"KISS AND TELL"
1907: Milton Hershey creates the first kiss.
1924: He trademarks the "plume" that extends from the wrapper.
1942-'49: No Kisses were sold during World War II because of the silver foil rationing.
Hershey had chocolate bars included in the wars rations. This introduced his chocolate not only to Americans but in Europe as well.
1986: Red and silver foil-wrapped Kisses are introduced in honor of Valentine's Day.
With two failed candy businesses behind him, he was an unlikely candidate for success. Yet Mr. Hershey turned his story from rags to riches by persevering, eventually selling his caramel company for $1,000,000 and devoting himself completely to chocolate making.
Milton built a dairy farm so there was plenty of fresh milk available to use in the candy making process.
Using equipment purchased at the 1893 World’s Columbian Exposition, Milton Hershey began experimenting with boiled milk, sugar and cacao beans in an effort to create affordable milk chocolate that could be mass-produced. In a few years, he perfected his recipe and by 1903 was breaking ground for a new factory in the town that bears his name.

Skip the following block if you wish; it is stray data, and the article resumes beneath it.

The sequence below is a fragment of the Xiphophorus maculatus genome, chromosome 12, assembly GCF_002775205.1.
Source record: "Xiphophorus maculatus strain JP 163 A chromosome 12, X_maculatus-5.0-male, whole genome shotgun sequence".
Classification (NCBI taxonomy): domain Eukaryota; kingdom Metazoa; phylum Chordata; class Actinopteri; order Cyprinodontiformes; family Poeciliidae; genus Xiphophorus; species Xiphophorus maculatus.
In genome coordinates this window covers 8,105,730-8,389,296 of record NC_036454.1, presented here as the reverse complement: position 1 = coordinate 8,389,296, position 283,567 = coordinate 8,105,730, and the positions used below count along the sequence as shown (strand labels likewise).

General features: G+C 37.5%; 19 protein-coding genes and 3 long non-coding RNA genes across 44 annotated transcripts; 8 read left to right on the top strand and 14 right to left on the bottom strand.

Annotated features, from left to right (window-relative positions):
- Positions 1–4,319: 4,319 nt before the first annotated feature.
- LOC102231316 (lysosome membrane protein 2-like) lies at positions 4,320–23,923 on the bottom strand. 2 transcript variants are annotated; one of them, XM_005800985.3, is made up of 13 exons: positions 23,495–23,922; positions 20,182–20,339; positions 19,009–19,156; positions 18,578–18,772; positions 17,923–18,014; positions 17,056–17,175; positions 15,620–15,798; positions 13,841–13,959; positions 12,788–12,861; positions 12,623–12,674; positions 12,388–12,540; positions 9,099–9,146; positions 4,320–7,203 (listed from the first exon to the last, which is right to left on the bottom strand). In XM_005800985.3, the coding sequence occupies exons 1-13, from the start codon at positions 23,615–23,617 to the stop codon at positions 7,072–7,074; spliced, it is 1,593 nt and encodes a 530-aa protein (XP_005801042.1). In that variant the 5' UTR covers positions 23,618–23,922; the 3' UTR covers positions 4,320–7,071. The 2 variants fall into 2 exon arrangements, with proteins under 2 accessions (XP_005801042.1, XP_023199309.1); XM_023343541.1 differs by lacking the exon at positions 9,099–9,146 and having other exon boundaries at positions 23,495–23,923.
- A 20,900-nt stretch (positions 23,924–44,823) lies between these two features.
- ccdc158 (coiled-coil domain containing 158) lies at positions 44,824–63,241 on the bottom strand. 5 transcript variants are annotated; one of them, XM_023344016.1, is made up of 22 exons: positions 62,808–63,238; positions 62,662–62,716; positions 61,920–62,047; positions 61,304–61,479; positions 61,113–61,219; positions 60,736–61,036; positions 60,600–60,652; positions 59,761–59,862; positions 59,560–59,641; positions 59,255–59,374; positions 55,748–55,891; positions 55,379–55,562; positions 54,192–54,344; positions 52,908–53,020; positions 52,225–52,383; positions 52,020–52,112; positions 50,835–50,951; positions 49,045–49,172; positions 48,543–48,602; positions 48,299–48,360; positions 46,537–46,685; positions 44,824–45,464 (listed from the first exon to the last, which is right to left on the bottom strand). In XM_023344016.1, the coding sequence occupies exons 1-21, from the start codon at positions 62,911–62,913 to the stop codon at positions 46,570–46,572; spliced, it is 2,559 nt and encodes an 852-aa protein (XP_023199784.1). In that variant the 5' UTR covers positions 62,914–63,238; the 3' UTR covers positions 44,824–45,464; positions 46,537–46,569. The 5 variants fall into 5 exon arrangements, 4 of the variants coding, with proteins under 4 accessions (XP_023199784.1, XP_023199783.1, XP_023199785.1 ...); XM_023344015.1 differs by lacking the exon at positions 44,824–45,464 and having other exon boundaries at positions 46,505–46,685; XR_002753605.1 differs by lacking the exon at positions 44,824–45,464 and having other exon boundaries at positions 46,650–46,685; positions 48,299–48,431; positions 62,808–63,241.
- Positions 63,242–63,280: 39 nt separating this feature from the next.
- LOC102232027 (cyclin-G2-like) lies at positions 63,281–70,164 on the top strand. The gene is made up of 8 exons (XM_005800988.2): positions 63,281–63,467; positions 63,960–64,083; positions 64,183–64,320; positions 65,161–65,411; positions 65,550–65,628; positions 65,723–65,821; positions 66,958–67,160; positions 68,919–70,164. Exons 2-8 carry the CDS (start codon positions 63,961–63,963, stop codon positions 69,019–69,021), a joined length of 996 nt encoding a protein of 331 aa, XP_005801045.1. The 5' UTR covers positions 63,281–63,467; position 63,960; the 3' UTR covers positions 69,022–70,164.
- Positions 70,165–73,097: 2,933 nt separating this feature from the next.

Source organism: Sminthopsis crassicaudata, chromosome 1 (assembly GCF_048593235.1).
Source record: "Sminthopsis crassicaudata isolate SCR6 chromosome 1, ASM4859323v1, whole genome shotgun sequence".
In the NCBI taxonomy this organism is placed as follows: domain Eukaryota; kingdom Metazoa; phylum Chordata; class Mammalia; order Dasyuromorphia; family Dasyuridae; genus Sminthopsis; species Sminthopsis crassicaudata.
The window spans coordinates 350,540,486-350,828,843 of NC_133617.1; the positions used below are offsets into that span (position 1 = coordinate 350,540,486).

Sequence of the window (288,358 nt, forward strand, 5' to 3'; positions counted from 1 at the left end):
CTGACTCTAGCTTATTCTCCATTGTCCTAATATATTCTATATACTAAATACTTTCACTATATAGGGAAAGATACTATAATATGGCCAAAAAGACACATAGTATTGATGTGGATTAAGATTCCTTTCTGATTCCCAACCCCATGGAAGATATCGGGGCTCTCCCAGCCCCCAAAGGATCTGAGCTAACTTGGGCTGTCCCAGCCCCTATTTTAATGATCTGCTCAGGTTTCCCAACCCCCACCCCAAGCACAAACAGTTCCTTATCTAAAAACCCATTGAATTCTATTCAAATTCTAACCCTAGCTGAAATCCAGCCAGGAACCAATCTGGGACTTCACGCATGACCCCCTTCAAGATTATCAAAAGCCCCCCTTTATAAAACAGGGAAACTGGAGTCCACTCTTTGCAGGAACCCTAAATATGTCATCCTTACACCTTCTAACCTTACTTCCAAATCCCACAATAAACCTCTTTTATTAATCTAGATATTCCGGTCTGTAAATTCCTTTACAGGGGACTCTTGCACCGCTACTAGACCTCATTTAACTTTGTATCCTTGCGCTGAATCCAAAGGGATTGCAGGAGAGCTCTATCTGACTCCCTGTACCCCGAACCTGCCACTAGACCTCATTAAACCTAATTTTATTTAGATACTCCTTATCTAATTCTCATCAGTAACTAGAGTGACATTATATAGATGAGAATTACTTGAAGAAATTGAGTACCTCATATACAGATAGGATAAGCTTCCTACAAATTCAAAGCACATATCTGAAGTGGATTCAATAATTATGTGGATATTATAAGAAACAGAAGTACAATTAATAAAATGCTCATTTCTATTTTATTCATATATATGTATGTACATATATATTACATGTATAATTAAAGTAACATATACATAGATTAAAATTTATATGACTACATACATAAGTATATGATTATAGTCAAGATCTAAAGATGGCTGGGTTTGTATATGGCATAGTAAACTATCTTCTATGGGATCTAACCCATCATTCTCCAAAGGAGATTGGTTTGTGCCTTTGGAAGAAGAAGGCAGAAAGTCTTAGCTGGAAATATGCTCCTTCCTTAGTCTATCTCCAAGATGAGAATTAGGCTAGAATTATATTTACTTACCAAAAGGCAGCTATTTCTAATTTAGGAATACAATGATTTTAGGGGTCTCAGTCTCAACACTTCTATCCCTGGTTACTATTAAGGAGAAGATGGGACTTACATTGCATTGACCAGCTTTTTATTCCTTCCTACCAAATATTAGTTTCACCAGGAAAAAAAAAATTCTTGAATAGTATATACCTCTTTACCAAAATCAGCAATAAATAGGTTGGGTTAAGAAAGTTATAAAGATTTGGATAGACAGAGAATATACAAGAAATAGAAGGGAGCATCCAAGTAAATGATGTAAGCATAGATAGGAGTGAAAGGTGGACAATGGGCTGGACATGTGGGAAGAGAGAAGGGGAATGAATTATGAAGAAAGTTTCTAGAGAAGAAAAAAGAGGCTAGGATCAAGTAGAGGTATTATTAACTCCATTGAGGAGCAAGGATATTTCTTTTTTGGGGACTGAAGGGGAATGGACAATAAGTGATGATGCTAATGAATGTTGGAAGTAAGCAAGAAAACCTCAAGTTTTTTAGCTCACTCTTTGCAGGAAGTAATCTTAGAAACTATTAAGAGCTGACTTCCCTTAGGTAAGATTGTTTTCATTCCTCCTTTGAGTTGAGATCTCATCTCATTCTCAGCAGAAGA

In 1903,Milton Hershey built a huge chocolate factory and an entire town to go with it. The town of Hershey, Pennsylvania had a streetcar line, schools, library, sports arena, community center and a special school for needy children.
Today, the town of Hershey is still the home of the factory that Milton Hershey built. And if you ever visit, you can smell delicious chocolate smells just by driving through the town
When he and his beloved wife, Catherine, realized they could not have children, they founded a school for orphaned boys. His dream had grown far beyond acquiring wealth for his own benefit: “One is only happy in proportion as he makes others feel happy.” In 1918, long before his death, Milton Hershey endowed the school that he and Catherine started with his entire fortune.
Over 80 million Hershey's Kisses are made each day. They are made by a machine that releases an exact amount of chocolate onto a moving conveyor belt, and then sent to a machine that wraps up to 1,300 Kisses a minute.